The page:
I got Brian Doyle's book Grace Notes from the library recently, and all too soon it must be returned. Brian Doyle is a Portland area writer, a Catholic who writes much about the intersection of faith and life. Below is his short essay, "A Note on Pornography," which is thought-provoking to say the least (and actually doesn't have a great deal to do with anything XXX rated).
A Note On Pornography
You know what nobody ever talks about enough when we talk about pornography? How sad it is. How sad everything about it is. How weary and dreary. How draining and unfruitful. How, simply, embarrassing. How deflating and abasing. How melancholy and grim. How sad the users and the purchasers are, and how ashamed of themselves for using and purchasing and hiding what they have used and purchased; how sad the purveyors are, and how ashamed of themselves for manufacturing a product that has no substance, and how weary they are, deep in their hearts, of the tinny shrill language they use to defend their actions, for they know full well that their actions have nothing to do with free speech, with courage against the tyranny of censorship, with salty rebellion against those who would imprison speech as a crucial step to the murder of dissent. They k now that they prey on sadness for money, prey on the sad women and men who perform the empty rituals, the sad men and women who run the cameras and produce and package and market the brittle shells of acts that are, when not sad, funny and powerful and glorious and without which there would be no human beings at all, acts that are holy, acts that are finally a form of dance, of speech, of prayer.
And another thing we don’t talk about when we talk about pornography is that there are lots of kinds of pornography, if you consider pornography to be the shell masquerading as the substance. A politician shouting endlessly about family values and yet doing everything in his power to battle help for single mothers, and suspend education for poor children, and dispute free food for those who are starving, and oppose medical care for those who have none—isn’t he a pornographer? Or the woman who battles the execution of infants (for that is what abortion is) but advocates executing older infants (for that is what capital punishment is)—isn’t she a pornographer too? Or the men who spend thousands of hours working for the right to marry each other, and no hours working for the children who are murdered on their street, their city, their state, their country—aren’t they pornographers? Isn’t it obscene to say that love is the prime force, and then argue about semantics and definitions so that children may be slurped from wombs and quietly disposed of in biohazard containers?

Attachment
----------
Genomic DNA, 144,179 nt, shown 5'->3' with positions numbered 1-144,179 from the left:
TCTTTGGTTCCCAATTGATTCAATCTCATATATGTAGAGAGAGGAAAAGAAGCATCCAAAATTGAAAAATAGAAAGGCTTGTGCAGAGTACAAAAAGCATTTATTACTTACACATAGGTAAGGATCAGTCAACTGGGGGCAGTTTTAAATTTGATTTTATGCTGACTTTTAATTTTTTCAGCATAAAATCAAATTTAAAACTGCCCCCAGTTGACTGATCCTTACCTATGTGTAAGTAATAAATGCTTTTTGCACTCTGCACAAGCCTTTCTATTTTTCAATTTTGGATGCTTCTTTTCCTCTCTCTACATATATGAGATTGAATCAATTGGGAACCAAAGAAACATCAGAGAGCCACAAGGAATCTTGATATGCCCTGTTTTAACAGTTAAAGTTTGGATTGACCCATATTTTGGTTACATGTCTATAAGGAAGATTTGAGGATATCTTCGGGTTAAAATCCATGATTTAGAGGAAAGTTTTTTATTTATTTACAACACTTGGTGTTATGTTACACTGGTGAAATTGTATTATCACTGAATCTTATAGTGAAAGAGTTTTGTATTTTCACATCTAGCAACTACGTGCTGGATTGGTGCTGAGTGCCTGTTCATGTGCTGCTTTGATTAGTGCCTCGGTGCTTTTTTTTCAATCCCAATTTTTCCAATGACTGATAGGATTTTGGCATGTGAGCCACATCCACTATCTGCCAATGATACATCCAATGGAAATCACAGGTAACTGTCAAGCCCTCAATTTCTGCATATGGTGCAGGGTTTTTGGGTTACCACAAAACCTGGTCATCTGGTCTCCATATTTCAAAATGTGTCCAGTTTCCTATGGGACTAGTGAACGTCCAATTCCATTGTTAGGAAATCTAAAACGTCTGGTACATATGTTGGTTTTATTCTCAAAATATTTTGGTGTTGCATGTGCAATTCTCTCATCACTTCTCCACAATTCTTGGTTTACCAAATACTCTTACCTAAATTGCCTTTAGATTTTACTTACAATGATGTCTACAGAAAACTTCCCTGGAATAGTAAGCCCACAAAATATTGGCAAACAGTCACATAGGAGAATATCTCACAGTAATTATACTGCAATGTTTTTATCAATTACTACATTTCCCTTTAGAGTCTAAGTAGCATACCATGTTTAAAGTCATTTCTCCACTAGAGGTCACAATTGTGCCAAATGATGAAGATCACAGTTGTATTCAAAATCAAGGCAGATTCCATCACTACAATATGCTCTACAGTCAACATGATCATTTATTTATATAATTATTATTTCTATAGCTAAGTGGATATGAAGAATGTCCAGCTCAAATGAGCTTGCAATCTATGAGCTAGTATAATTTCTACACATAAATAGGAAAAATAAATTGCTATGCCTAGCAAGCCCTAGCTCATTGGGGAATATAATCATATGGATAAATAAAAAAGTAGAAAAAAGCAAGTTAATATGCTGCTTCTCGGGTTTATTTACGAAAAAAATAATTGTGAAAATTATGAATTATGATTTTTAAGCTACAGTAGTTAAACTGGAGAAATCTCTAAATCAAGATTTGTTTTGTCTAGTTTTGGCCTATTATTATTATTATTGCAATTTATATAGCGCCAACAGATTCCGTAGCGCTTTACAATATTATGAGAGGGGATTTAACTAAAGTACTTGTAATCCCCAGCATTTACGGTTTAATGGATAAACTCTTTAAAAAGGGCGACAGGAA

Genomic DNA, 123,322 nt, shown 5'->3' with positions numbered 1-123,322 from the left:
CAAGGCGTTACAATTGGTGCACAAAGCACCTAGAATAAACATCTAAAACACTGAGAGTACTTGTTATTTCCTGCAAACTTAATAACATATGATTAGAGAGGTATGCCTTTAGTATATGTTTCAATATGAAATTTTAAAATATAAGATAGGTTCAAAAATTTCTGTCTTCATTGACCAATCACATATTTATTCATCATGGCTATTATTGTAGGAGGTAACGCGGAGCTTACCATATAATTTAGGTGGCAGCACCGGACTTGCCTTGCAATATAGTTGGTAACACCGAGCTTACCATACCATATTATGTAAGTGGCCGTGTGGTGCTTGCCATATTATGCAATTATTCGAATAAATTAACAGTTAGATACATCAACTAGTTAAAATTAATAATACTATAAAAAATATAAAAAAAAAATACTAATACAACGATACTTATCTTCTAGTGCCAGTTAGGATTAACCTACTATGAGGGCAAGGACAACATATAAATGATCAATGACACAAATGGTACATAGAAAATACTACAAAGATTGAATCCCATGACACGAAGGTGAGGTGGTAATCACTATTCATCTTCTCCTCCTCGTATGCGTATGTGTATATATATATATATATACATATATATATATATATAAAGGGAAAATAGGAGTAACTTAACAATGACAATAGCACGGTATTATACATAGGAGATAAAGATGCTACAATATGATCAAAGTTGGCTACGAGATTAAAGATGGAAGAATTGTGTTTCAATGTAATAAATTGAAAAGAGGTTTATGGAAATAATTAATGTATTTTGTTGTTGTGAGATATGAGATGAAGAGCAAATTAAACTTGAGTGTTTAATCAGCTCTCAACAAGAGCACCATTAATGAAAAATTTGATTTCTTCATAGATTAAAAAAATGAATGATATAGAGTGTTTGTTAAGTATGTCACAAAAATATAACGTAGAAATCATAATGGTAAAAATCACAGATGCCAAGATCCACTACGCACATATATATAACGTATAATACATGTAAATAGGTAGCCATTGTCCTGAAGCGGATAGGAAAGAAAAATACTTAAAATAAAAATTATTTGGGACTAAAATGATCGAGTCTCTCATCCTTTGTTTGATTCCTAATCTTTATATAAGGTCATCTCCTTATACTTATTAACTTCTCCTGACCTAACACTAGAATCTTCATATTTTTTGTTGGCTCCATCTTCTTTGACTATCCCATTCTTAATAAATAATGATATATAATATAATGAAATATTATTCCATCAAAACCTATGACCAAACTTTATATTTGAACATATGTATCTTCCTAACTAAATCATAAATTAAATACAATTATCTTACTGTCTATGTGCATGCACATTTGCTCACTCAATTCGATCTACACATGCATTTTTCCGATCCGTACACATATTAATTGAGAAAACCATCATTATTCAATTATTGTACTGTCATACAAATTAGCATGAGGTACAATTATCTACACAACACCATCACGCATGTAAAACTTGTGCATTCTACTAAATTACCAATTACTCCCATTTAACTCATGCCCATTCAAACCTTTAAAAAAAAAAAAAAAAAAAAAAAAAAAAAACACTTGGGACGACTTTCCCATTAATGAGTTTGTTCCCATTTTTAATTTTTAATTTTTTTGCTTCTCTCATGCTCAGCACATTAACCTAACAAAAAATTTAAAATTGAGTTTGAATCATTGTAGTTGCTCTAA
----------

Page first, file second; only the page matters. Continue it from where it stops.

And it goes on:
And even the church, my church, that ancient and wonderful boat, the church I love and respect and admire, the church that has thrilled me with its courage and stunned me with its twisted crimes—does it not dabble in pornography daily? Does it not say one thing and do another? Does it not say that life is the most precious and holy of gifts from the Unimaginable One, and then send armies of theologians to defend the unutterably obscene idea of a just war? For there is no such thing as a just war, as you know and I know deep in our hearts. Wars are merely organized murders, during which lanky children die and everyone else rationalizes the reasons. So if we know a thing to be true—that life is holy, for example, and life cannot be taken for any reason whatsoever, and the taking of a life, new or old, is a sin—and then we create tissues and curtains of excuses and lies to cover our knowledge, are we much different from the polite dapper businessman who runs a company selling images of people making love, though there is no love anywhere to be found in the product he sells?
We have tried to restrict and imprison pornography for centuries, and now it is more popular than ever before; it has burst out everywhere, on billboards and films, on a million web sites, in every city on the face of the earth. But I wonder if the way to defeat pornography is to see that it is a symptom, not the disease. Lust is sweet and holy and wild, lust is who we are, lust is a gift. The perversion of lust, however—that is the spawn of a cultural and religious lie of breathtaking proportions. It is a lie so huge that we can hardly see it. But for a moment, today, this morning, let us stop and see it clearly. As a culture, as a religion, we say one thing and do another, and we have become so used to living this way that substance and appearance are in danger for becoming the same thing.
That would be a very good definition of hell, don’t you think?
(Quoted from Grace Notes by Brian Doyle, copyright 2011)